Speaking of starting position, each movement ends in position to start the next movement. Qi Shi ends by rotating the hands to a palms-up circle with the arms extended below, ready to interlace fingers and begin Shuang Shou. That movement in turn ends with in cross-hands (a little lower and more level, actually), ready for Kai Gong.

Kai Gong Si She Diao (#2): Lift and separate the crossed hands at chest height, weight centered on the right. Then step out to ma-bu width (this is more than shoulder width). Feet should face front, and not be turned out (which means the tailbone is somewhat tucked).

5stepout

Extend the left hand and right elbow to stretch at shoulder height. The extended hand is not pointing! It is flexed so the index finger points up. The other hand is not a fist; the fingers are bent at the middle joint (including the thumb), more like a tiger claw.

handkaigong

Look at the extended hand. Then turn to look at the other hand while extending it and shift the weight back to that side. Return to starting position.bingbu

Tiao Li Pi Wei Dan Ju Shou (#3): As described before. The only reminders would be that the high hand is flexed so the fingers are point in (palm up and flat), while the low hand is palm-down, flat with fingers pointing forward.

This is left hand high, fingers pointing to the head.

This is left hand high, fingers pointing to the head.

lefthandqishen

Sink when bringing down the high hand and straighten the legs while lifting. Finish in sunken position with both hands as shown above, ready for the next exercise.

Wu Lao Qi Shang Xiang Hou Qiao (#4): The key point on this one is not to twist the body or bend the back. The head turns to the side without tipping (very much like Owl turns His Head in Nei Kung), chin remaining tucked, so head is suspended. The head turns, but the shoulders do not, although the chest opens. It is not a twist from the waist.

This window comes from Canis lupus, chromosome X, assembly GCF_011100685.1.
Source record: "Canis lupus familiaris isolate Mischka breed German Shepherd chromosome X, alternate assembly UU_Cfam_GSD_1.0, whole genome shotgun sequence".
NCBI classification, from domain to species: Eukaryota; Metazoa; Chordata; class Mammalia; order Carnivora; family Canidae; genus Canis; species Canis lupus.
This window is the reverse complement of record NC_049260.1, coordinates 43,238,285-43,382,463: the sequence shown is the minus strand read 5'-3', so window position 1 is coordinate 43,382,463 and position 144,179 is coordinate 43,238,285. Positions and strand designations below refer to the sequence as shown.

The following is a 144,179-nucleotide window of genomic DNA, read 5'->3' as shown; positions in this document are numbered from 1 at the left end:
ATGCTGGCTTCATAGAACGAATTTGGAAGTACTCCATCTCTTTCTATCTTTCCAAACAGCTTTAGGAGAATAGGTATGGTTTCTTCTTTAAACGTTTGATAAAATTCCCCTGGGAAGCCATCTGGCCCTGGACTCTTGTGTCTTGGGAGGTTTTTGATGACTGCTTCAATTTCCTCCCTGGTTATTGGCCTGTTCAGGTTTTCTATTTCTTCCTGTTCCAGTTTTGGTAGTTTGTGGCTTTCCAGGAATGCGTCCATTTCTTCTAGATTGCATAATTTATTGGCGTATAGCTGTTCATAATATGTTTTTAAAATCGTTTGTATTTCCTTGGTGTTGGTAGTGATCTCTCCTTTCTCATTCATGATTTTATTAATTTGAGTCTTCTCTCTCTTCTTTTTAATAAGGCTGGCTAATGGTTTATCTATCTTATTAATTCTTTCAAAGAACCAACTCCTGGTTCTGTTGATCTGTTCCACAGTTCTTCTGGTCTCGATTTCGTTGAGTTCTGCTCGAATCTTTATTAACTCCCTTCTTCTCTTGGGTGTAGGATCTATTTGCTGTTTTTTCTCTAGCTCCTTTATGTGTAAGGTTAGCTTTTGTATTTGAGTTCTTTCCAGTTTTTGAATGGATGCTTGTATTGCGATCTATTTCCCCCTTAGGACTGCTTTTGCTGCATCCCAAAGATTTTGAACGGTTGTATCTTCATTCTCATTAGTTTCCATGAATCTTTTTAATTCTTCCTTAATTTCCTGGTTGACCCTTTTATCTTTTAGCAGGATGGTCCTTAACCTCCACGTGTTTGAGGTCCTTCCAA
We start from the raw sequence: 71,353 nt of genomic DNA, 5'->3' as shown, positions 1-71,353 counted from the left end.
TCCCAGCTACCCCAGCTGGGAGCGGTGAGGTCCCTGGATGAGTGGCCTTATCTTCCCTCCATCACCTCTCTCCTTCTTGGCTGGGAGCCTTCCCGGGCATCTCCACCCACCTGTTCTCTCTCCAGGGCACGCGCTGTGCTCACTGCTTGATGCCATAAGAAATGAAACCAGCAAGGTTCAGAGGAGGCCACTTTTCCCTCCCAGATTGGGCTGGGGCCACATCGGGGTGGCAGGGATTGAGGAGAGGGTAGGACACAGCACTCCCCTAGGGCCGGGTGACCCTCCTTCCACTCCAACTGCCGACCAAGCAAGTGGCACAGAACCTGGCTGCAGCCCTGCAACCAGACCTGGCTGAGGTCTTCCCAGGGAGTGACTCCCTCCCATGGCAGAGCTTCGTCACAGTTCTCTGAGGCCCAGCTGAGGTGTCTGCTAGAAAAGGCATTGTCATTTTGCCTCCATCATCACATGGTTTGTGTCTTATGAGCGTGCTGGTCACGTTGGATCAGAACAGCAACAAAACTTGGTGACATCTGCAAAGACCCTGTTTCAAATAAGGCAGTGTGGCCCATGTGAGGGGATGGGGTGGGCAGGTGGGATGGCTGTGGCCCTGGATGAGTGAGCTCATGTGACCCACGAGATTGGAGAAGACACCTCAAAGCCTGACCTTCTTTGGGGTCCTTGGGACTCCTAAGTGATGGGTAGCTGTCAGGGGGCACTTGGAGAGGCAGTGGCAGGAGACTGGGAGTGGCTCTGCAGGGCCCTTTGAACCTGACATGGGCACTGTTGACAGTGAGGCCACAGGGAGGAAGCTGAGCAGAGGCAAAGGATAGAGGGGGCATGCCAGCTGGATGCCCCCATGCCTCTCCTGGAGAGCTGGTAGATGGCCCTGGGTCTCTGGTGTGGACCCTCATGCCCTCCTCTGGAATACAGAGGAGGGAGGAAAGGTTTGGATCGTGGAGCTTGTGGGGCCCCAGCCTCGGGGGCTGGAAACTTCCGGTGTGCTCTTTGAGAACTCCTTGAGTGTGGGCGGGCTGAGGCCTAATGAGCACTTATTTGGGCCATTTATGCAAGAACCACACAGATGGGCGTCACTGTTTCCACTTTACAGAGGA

Not twisted at the waist, back straight.

Not twisted at the waist, back straight.

The arms rotate outward, but are not flung back. The hand turns palm-out, thumbs toward the back.

turnedhand

The instructional video is an hour long. Where all the exercises are shown together, background changes, changing camera positions, even clouds! Obscure the movements somewhat. To watch a demonstration of all the movements in real time (with the same music), try Master Faye Yip’s video, which (unsurprisingly) looks correct in every respect–except for one note…

*Faye Yip does not make a point of opening the arms this way during Qi Shi.

Principles of Qigong

This continues the translation and interpretation of the official Chinese instructional video on Ba Duan Jin (the Eight Brocades). My friend Pan Huai is translating for me as we both study this qigong form.

The following are key concepts for understanding the content of this part of the video and for understanding the practice of Qigong:

  • Yinian—the mind or will that commands Qi.
  • Qi—energy, sometimes also called life force. Vitality.
  • Hu xi—breathing (hu = exhale, xi = inhale).
  • Shen—facial expression, through which inner mood or emotion is visible.
  • Qing—mood or emotion.
  • Xing—outward appearance of the body as a whole; posture, carriage.